Kalmar recently released an electric version of its T2 terminal tractor and plans to have a fully electric equipment offering by 2021. Photo: Kalmar

Kalmar recently released an electric version of its T2 terminal tractor and plans to have a fully electric equipment offering by 2021. Photo: Kalmar

Kalmar, on the heels of the recent release of its electric T2 terminal tractor, has announced plans to offer electric versions of its lineup of vehicles by 2021.

The very first electrically powered machine developed by Kalmar, an electric forklift truck for smaller capacity ranges, was introduced to the market in 2008. Since then, Kalmar has extended its offering with diesel-electric, hybrid, and electrically powered machines to help customers reduce the environmental impact of their operations.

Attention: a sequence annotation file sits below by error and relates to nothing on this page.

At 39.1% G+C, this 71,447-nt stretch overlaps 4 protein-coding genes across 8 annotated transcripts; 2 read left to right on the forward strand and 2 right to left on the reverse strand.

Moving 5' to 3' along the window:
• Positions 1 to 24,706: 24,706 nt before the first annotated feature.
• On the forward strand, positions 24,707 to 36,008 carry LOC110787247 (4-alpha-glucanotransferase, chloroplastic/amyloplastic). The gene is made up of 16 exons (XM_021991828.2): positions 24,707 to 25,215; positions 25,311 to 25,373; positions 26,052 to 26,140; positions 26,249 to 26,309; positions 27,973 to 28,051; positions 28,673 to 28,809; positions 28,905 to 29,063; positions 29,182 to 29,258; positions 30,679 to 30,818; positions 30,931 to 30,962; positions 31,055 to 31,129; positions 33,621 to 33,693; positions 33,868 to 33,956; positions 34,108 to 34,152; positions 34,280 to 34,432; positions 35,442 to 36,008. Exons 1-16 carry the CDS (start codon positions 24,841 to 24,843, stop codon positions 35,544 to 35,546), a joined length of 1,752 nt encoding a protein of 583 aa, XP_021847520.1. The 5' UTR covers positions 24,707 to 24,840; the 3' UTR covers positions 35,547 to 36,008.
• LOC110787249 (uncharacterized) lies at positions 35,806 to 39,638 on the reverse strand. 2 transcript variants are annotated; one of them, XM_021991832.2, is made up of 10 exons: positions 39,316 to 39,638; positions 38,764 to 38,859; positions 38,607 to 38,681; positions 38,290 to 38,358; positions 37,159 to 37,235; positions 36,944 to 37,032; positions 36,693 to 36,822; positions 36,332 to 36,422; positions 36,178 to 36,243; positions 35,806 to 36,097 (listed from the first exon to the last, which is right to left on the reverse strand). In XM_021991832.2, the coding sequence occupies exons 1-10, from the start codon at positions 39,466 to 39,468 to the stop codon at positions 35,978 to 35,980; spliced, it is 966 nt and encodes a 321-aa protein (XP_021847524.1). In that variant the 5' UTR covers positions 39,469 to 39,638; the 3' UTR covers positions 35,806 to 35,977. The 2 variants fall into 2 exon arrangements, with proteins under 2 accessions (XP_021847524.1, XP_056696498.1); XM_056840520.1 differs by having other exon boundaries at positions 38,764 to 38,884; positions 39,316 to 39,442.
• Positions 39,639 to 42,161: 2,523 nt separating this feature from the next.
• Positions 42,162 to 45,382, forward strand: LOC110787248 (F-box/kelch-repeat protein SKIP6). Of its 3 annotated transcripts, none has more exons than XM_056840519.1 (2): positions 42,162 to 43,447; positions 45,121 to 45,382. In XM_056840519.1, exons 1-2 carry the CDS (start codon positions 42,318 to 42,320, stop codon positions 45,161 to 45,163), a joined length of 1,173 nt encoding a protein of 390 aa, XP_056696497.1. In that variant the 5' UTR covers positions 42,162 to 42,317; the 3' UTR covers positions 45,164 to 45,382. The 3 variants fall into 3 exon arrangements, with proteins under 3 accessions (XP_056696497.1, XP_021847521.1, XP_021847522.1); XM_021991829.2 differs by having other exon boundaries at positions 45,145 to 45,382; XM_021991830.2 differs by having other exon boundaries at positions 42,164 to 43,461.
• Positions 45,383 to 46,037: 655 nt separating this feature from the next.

Today, over 50% of Kalmar cargo handling equipment is already available with electric power sources.

"Our industry is evolving at a remarkable pace. Governments, local and regional authorities around the globe are rapidly deploying regulations and initiatives to support the adoption of eco-efficient technologies," said Antti Kaunonen, president of Kalmar. "At the same time, our customers are asking for electrically powered equipment and solutions that cut emissions.

“Now we are taking yet another step in our commitment to improve customer operations with our plan to provide our full offering as electrically powered by 2021.”

Kalmar also introduced its future vision for mobile equipment, called The Kalmar Future Generation. The company envisions what it believes cargo and material handling solutions will look like in the future.

"The vision for Kalmar Future Generation is a result of significant investments in research and development in order to envisage how the future of material handling solutions will look like," said Dan Pettersson, senior vice president of mobile equipment at Kalmar. “We believe electricity is the power source of the future and that purpose-built design and integrated serviceability will enable maximum availability and performance for the material handling fleets.”

Related: Getting Guidance on Electric Trucks

Originally posted on Trucking Info

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